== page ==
1942, Hedy Lamarr secures a patent on frequency-hopping communications technology that eventually became the backbone of GPS, WiFi, and Bluetooth.
The Unseen Story
Hedy Lamarr, born Hedwig Eva Maria Kiesler in 1914 in Vienna, Austria, rose to fame in the 1940s acting in dozens of MGM films. Starring opposite screen legends like Jimmy Stewart, Clark Gable and Spencer Tracy in films ranging from Samson and Delilah to Ziegfield Girl to The Conspirators, Lamarr became one of the most acclaimed actresses of her time, a position that helped her get her get her family safely out of Nazi-occupied Austria as World War II began.
But Lamarr wasn’t satisfied being another pretty face on the silver screen. An avid inventor, she created an improved traffic light, a new (although unsuccessful) take on carbonated beverages, and a frequency-hopping communications technology that was ultimately adopted by the U.S. military and became the basis for GPS, Bluetooth and WiFi. She secured a patent for the technology in 1942, but due to its complexity it was not implemented until the Cuban Missile Crisis in 1962.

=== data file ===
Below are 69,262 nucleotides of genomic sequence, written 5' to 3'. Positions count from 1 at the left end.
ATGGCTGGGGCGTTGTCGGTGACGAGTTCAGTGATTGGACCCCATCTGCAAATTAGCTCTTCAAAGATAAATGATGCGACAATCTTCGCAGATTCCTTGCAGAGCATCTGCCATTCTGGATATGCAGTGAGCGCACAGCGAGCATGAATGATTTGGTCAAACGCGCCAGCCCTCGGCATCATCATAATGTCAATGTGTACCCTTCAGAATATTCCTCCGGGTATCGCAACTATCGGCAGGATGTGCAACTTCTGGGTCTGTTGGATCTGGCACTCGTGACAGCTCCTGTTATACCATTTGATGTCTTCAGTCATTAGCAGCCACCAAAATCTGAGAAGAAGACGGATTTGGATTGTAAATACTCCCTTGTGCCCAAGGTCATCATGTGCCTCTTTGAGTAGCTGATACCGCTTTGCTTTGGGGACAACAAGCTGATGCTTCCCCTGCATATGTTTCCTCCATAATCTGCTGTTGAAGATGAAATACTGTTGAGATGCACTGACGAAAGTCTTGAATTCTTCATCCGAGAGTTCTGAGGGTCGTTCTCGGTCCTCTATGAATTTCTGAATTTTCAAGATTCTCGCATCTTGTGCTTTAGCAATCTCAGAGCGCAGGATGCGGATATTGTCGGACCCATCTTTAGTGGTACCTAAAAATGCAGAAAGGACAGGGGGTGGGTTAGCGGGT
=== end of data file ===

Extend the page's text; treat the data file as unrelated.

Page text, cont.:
In the late 1990s she was given a star on the Hollywood Walk of Fame, and in 2014 she was inducted into the Inventor’s Hall of Fame.